Tigers reportedly come to terms with Knebel, but don't pencil him in at closer just yet
And, yes, they drafted at least one guy with experience in that role in college.
But, no, the selection of Texas Longhorns closer Corey Knebel was not a “need” pick, if there can even be such a thing in baseball, where most players are at least a year away from contributing, when drafted.
In fact, the Tigers don’t expect Knebel to even be a closer for them in the long run, let alone now.
The Tigers, who reportedly came to terms with the Competitive Balance Round A selection on Monday, expect that Knebel will be a starter.
“We feel like Corey can start. He has three pitches — obviously two plus power pitches now — but he has a delivery and an arm action, for us, to start,” said David Chadd, the Tigers’ vice president of amateur scouting, during the draft. “I think he was put in that closer’s role at the University of Texas, in my mind, because he was a dominant closer, and had success doing it. But we’re going to send Corey out as a starter.”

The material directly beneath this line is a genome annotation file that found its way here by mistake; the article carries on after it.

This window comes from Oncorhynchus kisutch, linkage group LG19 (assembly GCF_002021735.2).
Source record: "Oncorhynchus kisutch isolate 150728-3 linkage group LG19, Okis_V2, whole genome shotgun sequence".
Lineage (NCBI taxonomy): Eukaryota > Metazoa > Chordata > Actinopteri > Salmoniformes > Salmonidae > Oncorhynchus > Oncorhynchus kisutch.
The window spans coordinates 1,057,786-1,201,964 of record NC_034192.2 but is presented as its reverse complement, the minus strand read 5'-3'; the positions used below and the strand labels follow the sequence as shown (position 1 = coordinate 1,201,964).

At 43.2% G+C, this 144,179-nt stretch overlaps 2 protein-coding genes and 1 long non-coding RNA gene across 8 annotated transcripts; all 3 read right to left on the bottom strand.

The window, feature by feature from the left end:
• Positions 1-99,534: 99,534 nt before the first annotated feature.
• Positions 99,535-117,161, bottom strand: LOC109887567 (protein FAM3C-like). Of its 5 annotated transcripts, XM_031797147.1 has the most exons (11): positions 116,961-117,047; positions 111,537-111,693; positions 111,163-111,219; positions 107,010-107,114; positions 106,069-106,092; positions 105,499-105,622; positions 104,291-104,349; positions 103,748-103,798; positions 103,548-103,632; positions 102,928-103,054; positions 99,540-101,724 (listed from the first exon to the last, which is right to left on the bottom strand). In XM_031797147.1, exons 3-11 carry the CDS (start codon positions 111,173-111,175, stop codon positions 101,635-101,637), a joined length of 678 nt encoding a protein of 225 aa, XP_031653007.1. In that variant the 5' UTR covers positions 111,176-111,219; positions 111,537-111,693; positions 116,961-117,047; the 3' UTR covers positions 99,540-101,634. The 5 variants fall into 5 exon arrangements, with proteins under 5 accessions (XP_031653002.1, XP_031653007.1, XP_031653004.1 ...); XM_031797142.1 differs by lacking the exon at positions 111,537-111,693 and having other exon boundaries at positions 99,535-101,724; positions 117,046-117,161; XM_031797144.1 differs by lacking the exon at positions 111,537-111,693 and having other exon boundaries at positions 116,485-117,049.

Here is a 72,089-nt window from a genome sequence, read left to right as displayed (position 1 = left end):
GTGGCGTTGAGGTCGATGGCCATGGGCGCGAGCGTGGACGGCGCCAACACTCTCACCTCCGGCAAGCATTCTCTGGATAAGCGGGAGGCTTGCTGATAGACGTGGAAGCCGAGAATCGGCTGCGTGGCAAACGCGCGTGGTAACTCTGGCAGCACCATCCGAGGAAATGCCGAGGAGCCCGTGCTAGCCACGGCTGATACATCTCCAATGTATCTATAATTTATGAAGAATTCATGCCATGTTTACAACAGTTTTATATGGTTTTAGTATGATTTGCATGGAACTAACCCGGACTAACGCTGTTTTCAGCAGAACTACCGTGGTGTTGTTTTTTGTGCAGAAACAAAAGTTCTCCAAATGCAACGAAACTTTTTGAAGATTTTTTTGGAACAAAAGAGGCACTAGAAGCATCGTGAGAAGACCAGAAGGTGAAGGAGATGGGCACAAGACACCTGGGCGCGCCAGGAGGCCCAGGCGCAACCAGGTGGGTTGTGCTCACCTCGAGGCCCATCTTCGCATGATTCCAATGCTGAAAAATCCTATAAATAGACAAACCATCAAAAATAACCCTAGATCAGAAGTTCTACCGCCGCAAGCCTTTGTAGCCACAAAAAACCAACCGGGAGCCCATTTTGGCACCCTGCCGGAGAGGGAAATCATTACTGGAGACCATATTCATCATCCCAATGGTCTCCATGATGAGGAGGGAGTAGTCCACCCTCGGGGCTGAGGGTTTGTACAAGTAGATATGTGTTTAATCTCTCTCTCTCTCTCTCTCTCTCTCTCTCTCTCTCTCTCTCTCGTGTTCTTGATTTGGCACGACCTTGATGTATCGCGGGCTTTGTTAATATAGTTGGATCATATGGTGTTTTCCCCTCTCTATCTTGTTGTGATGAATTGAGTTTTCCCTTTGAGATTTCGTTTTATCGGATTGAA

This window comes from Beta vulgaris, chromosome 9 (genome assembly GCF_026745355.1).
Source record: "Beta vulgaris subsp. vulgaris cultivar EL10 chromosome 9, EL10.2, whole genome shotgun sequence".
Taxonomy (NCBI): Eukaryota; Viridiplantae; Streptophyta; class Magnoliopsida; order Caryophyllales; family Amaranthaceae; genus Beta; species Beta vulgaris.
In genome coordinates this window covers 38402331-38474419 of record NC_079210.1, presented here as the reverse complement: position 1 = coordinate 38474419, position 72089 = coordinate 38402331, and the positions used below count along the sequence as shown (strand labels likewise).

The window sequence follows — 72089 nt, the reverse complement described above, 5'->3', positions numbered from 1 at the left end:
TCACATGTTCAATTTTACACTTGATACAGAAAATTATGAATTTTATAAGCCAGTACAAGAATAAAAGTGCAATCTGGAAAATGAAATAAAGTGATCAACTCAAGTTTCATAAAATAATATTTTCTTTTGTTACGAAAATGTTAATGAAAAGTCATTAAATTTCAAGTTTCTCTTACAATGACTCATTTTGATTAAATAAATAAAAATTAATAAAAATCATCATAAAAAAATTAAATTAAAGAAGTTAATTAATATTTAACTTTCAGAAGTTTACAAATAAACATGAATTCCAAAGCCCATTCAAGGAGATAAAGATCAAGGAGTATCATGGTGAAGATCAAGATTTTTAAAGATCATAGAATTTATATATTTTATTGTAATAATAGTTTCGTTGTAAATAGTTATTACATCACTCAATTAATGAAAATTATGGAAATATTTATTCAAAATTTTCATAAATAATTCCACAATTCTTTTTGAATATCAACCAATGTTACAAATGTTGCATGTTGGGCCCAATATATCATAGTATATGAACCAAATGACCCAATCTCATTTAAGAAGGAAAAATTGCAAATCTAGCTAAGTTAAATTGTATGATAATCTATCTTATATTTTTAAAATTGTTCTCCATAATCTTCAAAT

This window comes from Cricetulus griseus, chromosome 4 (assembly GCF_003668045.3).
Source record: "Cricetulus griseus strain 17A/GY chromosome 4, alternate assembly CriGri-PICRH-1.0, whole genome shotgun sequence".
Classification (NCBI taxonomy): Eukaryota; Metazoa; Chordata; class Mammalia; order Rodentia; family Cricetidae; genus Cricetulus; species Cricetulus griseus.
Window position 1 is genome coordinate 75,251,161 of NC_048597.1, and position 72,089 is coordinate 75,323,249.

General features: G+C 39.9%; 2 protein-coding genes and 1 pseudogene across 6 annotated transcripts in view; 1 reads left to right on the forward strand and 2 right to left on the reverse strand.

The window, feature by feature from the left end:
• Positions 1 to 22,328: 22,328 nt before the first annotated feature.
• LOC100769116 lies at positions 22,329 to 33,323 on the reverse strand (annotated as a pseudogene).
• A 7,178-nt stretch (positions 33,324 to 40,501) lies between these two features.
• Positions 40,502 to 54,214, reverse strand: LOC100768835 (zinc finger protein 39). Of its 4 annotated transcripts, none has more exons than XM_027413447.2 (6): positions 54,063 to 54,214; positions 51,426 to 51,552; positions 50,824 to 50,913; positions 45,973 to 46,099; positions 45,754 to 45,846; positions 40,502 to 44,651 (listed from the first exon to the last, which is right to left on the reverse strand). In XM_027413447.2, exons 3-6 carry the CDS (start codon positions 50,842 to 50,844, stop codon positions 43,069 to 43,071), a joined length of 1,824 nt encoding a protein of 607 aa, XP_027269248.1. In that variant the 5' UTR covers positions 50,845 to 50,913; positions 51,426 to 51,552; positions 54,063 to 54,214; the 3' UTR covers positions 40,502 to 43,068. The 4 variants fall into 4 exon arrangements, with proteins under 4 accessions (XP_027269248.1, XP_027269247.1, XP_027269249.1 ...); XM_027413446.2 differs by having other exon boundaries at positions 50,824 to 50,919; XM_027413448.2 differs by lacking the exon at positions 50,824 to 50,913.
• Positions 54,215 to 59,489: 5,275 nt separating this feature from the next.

Jim Callis of Baseball America reported that the deal was for the full slot value of $1,433,400. He later said on Twitter that Knebel “has size & enough feel for change-up to make it work.
There are no concerns about Knebel’s two reported run-ins with authority while at Texas, earning him a pair of suspensions.
He is purported to have given a teammate a urine sample to use as his own for a drug test, and also had a run-in with a coach.
“Well, I can answer that by saying this: We don’t believe we got a problem child. I think we got a young individual that might have made some bad decisions in the past, but ... we’re comfortable with the answers we were given, and that’s why we made our selection,” Chadd said. “We, as a collective group — and I’m going to mention Tim Grieve, our area scout — we’ve done our due diligence on the off-the field issues with all these guys, off and on the field. We’re comfortable with all the answers we were given. Obviously, extremely comfortable with their abilities, and that’s what allowed us to make the selections.”
But those are the only instances of misbehavior in a three-year career that saw him earn All-America honors as a freshman.
He finished with 37 career saves at Texas, leaving him four shy of Huston Street’s school record.